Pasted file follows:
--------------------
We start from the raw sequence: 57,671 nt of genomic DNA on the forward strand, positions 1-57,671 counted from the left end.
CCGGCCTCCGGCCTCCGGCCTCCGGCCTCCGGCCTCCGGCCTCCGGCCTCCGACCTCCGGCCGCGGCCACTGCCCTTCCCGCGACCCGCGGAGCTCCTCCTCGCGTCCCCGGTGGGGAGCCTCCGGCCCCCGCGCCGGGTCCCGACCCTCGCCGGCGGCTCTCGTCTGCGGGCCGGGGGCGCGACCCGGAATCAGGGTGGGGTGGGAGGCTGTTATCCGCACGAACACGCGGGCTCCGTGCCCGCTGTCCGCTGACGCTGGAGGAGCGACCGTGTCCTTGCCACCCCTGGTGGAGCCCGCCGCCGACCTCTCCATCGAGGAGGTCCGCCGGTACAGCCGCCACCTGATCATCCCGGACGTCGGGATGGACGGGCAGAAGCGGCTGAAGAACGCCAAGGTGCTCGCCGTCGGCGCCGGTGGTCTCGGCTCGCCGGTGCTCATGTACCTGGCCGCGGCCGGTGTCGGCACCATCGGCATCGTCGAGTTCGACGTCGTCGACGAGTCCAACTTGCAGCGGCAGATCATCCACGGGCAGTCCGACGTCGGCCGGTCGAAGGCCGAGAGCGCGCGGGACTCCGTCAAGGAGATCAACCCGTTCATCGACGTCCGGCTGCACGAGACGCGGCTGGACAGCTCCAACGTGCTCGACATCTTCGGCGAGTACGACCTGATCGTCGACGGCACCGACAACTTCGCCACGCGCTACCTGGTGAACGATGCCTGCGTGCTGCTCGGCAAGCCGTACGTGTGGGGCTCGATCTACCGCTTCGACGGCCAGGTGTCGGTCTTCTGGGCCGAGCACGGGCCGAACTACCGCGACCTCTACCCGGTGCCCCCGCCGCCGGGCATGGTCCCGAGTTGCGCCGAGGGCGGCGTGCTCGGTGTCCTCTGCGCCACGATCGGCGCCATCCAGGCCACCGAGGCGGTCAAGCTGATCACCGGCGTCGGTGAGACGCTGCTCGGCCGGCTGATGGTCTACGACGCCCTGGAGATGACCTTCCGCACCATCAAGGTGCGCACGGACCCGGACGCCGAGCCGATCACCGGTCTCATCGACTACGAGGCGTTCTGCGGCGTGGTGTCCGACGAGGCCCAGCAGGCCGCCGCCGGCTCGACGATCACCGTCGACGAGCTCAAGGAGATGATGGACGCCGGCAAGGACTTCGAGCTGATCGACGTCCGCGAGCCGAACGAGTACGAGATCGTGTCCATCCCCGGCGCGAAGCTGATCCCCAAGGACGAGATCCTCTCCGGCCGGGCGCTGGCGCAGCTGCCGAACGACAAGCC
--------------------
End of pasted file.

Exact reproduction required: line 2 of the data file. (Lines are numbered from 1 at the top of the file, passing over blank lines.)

CCGGCCTCCGGCCTCCGGCCTCCGGCCTCCGGCCTCCGGCCTCCGGCCTCCGACCTCCGGCCGCGGCCACTGCCCTTCCCGCGACCCGCGGAGCTCCTCCTCGCGTCCCCGGTGGGGAGCCTCCGGCCCCCGCGCCGGGTCCCGACCCTCGCCGGCGGCTCTCGTCTGCGGGCCGGGGGCGCGACCCGGAATCAGGGTGGGGTGGGAGGCTGTTATCCGCACGAACACGCGGGCTCCGTGCCCGCTGTCCGCTGACGCTGGAGGAGCGACCGTGTCCTTGCCACCCCTGGTGGAGCCCGCCGCCGACCTCTCCATCGAGGAGGTCCGCCGGTACAGCCGCCACCTGATCATCCCGGACGTCGGGATGGACGGGCAGAAGCGGCTGAAGAACGCCAAGGTGCTCGCCGTCGGCGCCGGTGGTCTCGGCTCGCCGGTGCTCATGTACCTGGCCGCGGCCGGTGTCGGCACCATCGGCATCGTCGAGTTCGACGTCGTCGACGAGTCCAACTTGCAGCGGCAGATCATCCACGGGCAGTCCGACGTCGGCCGGTCGAAGGCCGAGAGCGCGCGGGACTCCGTCAAGGAGATCAACCCGTTCATCGACGTCCGGCTGCACGAGACGCGGCTGGACAGCTCCAACGTGCTCGACATCTTCGGCGAGTACGACCTGATCGTCGACGGCACCGACAACTTCGCCACGCGCTACCTGGTGAACGATGCCTGCGTGCTGCTCGGCAAGCCGTACGTGTGGGGCTCGATCTACCGCTTCGACGGCCAGGTGTCGGTCTTCTGGGCCGAGCACGGGCCGAACTACCGCGACCTCTACCCGGTGCCCCCGCCGCCGGGCATGGTCCCGAGTTGCGCCGAGGGCGGCGTGCTCGGTGTCCTCTGCGCCACGATCGGCGCCATCCAGGCCACCGAGGCGGTCAAGCTGATCACCGGCGTCGGTGAGACGCTGCTCGGCCGGCTGATGGTCTACGACGCCCTGGAGATGACCTTCCGCACCATCAAGGTGCGCACGGACCCGGACGCCGAGCCGATCACCGGTCTCATCGACTACGAGGCGTTCTGCGGCGTGGTGTCCGACGAGGCCCAGCAGGCCGCCGCCGGCTCGACGATCACCGTCGACGAGCTCAAGGAGATGATGGACGCCGGCAAGGACTTCGAGCTGATCGACGTCCGCGAGCCGAACGAGTACGAGATCGTGTCCATCCCCGGCGCGAAGCTGATCCCCAAGGACGAGATCCTCTCCGGCCGGGCGCTGGCGCAGCTGCCGAACGACAAGCC